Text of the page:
Buying a Workstation for Maya: A How To...

Buying a Workstation for Maya: A How To...

Post by InfinityMachin » Fri, 27 Jun 2003 14:41:19



figured i'd put in my two cents hehe.  what makes a good workstation for
maya...  well really that's vague...  it really depends on what you want to
get out of it.  if you only use it for certain things you don't need a heavy
system all around.  for example if you're making a render machine only, you
only need a fast cpu lots of ram and a big hd.  so here's a little list of
what's important to consider...

high end graphics card:  this is worth a substantial investment.  it
controls your workflow all the way from modeling to interaction, viewing
textures, and even hardware rendering of particles.  the faster the better.
the more memory the better.  you don't want to wait 20 seconds or more to
see a change in rotation.  i tried a bunch of cards out at siggraph last
year and the quadro series put out by pny seemed to be the best of the
medium to high range cards before you hit the $1500-$4000 cards.  i have a
quadro4 750xgl  and it takes quite a bit to slow it down.  oh i'm not sure
about the new ati cards but when i was still in college everyone in the
dorms who had ati cards had problems with the hypershade in maya...

cpu:  okay, obviously faster is better, it controls how fast scripts run,
but mainly it's the single most determining factor in reducing your render
times...  do you want to see an image in 5 minutes or 40...  if you're
planning projects that have fur i'd recommend something rather fast because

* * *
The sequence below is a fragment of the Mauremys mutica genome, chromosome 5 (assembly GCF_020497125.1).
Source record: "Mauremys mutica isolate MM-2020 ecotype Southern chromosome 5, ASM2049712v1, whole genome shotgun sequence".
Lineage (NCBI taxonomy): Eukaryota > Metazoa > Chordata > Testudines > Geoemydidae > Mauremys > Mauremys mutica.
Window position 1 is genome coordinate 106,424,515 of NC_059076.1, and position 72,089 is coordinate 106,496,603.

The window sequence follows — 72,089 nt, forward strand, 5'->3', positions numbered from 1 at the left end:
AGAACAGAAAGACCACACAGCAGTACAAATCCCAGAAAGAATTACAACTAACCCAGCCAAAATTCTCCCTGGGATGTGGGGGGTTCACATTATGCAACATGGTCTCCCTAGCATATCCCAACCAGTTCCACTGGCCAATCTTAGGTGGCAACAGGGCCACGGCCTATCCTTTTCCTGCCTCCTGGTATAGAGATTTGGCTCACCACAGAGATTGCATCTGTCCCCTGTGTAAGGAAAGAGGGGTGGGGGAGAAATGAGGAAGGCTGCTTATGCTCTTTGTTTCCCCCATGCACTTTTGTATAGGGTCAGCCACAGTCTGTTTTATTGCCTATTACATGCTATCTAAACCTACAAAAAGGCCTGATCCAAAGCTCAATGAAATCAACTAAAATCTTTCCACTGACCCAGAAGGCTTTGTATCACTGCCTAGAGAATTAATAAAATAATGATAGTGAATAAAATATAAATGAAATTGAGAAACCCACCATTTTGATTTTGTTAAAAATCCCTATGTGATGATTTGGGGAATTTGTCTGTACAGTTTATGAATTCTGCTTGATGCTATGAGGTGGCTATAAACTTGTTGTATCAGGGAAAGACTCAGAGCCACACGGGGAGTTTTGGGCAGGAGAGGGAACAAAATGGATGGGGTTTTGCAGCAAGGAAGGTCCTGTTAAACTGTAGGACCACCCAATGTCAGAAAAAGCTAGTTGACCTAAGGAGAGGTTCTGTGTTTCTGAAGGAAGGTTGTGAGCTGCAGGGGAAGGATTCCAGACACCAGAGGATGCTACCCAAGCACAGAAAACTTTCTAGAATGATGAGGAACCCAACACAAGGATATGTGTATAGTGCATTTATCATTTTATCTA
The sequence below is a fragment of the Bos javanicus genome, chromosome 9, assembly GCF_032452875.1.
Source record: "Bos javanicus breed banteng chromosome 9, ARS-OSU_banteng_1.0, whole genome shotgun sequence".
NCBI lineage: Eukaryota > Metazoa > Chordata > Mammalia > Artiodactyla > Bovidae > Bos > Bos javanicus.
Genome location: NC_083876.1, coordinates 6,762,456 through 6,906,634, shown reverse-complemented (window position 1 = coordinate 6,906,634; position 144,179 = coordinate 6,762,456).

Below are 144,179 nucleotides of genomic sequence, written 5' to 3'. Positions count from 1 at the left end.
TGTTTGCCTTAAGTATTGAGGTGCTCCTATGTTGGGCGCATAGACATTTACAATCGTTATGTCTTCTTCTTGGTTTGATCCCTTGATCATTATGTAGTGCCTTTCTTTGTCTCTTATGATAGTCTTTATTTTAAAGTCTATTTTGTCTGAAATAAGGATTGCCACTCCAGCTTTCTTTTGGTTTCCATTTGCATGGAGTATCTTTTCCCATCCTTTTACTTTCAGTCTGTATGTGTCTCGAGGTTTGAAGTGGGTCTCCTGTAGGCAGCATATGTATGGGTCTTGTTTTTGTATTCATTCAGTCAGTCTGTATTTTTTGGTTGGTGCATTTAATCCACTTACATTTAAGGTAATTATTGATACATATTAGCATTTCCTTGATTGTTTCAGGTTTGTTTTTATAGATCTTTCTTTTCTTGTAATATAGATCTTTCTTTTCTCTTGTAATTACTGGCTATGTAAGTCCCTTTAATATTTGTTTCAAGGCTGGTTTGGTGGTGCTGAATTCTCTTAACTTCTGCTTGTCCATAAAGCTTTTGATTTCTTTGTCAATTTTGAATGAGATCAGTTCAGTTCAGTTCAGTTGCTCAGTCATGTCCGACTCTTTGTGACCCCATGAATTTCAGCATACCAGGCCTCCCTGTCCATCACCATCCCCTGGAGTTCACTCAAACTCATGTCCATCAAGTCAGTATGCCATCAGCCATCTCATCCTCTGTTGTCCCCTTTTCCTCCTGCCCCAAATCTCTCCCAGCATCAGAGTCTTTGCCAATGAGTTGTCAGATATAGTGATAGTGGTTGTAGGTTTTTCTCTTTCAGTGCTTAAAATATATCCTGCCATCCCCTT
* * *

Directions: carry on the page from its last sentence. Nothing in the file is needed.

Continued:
the ipr render doesn't work for fur, you have to do a full render each time
to make adjustments.  that can add up to over 4 hours pretty fast.

memory:  well how much memory do you really need?  there's alot of factors
that depend on this...  if you're just starting out, you probably don't need
more than 512 mb of ram.  i'm sure people will disagree with this but unless
you're writing and using global illumination scripts and constructing
massivly detailed scenes you should be okay with about a gig or under.  if
you use alot of image maps painted in photoshop for textures you suck up
memory alot faster too :)

hard drive:  it would probably also be worth your time investing in a decent
sized hard drive has animations suck up space rather quickly

monitor:  well yeah sure you've that old piece of junk laying around and
money is tight but think about it, if it doesn't have decent colors and you
can't port your animations to other machines accurately its not very useful.
decent monitors are a worthwhile investment.  computers change and become
obsolete overnight.  a good monitor will last you a long time and through
many future upgrades.

Chris

 
 
 

Buying a Workstation for Maya: A How To...

Post by Tom » Fri, 27 Jun 2003 15:26:00


Cool. Thanks for the advice. What do you think about photo scanners or
tablets ?

Tom


Quote:> figured i'd put in my two cents hehe.  what makes a good workstation for
> maya...  well really that's vague...  it really depends on what you want
to
> get out of it.  if you only use it for certain things you don't need a
heavy
> system all around.  for example if you're making a render machine only,
you
> only need a fast cpu lots of ram and a big hd.  so here's a little list of
> what's important to consider...

> high end graphics card:  this is worth a substantial investment.  it
> controls your workflow all the way from modeling to interaction, viewing
> textures, and even hardware rendering of particles.  the faster the
better.
> the more memory the better.  you don't want to wait 20 seconds or more to
> see a change in rotation.  i tried a bunch of cards out at siggraph last